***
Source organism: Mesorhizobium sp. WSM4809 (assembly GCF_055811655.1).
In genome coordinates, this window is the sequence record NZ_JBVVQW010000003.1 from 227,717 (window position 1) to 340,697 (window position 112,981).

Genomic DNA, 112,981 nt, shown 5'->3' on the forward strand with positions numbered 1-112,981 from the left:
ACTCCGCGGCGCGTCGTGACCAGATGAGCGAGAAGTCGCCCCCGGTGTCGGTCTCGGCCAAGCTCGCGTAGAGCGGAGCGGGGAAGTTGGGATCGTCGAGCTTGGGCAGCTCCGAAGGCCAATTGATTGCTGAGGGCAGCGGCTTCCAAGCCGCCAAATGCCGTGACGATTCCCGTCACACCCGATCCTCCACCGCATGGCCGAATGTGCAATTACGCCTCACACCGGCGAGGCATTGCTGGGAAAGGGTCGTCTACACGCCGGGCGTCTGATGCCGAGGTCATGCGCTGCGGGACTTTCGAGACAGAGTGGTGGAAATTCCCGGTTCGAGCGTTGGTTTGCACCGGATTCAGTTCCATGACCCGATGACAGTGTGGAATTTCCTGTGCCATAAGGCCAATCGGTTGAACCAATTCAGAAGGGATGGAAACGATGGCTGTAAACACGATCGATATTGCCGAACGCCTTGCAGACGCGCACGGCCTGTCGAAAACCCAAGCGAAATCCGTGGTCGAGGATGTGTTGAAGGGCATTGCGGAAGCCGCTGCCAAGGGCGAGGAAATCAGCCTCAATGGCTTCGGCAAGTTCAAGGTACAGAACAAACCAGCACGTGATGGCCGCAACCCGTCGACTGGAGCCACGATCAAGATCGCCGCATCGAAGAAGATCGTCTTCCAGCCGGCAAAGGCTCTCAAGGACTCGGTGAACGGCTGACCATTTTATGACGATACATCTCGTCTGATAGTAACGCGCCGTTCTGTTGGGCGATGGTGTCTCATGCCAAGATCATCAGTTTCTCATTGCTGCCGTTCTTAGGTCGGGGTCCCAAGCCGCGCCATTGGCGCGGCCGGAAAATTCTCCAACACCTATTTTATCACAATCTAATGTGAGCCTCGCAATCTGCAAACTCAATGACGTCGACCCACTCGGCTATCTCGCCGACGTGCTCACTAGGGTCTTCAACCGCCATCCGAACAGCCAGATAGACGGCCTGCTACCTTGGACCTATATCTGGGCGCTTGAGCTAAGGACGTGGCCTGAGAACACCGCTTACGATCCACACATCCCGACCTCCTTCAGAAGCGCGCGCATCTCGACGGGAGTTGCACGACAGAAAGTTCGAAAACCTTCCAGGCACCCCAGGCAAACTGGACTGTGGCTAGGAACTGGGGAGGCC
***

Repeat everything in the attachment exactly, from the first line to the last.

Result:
Source organism: Mesorhizobium sp. WSM4809 (assembly GCF_055811655.1).
In genome coordinates, this window is the sequence record NZ_JBVVQW010000003.1 from 227,717 (window position 1) to 340,697 (window position 112,981).

Genomic DNA, 112,981 nt, shown 5'->3' on the forward strand with positions numbered 1-112,981 from the left:
ACTCCGCGGCGCGTCGTGACCAGATGAGCGAGAAGTCGCCCCCGGTGTCGGTCTCGGCCAAGCTCGCGTAGAGCGGAGCGGGGAAGTTGGGATCGTCGAGCTTGGGCAGCTCCGAAGGCCAATTGATTGCTGAGGGCAGCGGCTTCCAAGCCGCCAAATGCCGTGACGATTCCCGTCACACCCGATCCTCCACCGCATGGCCGAATGTGCAATTACGCCTCACACCGGCGAGGCATTGCTGGGAAAGGGTCGTCTACACGCCGGGCGTCTGATGCCGAGGTCATGCGCTGCGGGACTTTCGAGACAGAGTGGTGGAAATTCCCGGTTCGAGCGTTGGTTTGCACCGGATTCAGTTCCATGACCCGATGACAGTGTGGAATTTCCTGTGCCATAAGGCCAATCGGTTGAACCAATTCAGAAGGGATGGAAACGATGGCTGTAAACACGATCGATATTGCCGAACGCCTTGCAGACGCGCACGGCCTGTCGAAAACCCAAGCGAAATCCGTGGTCGAGGATGTGTTGAAGGGCATTGCGGAAGCCGCTGCCAAGGGCGAGGAAATCAGCCTCAATGGCTTCGGCAAGTTCAAGGTACAGAACAAACCAGCACGTGATGGCCGCAACCCGTCGACTGGAGCCACGATCAAGATCGCCGCATCGAAGAAGATCGTCTTCCAGCCGGCAAAGGCTCTCAAGGACTCGGTGAACGGCTGACCATTTTATGACGATACATCTCGTCTGATAGTAACGCGCCGTTCTGTTGGGCGATGGTGTCTCATGCCAAGATCATCAGTTTCTCATTGCTGCCGTTCTTAGGTCGGGGTCCCAAGCCGCGCCATTGGCGCGGCCGGAAAATTCTCCAACACCTATTTTATCACAATCTAATGTGAGCCTCGCAATCTGCAAACTCAATGACGTCGACCCACTCGGCTATCTCGCCGACGTGCTCACTAGGGTCTTCAACCGCCATCCGAACAGCCAGATAGACGGCCTGCTACCTTGGACCTATATCTGGGCGCTTGAGCTAAGGACGTGGCCTGAGAACACCGCTTACGATCCACACATCCCGACCTCCTTCAGAAGCGCGCGCATCTCGACGGGAGTTGCACGACAGAAAGTTCGAAAACCTTCCAGGCACCCCAGGCAAACTGGACTGTGGCTAGGAACTGGGGAGGCC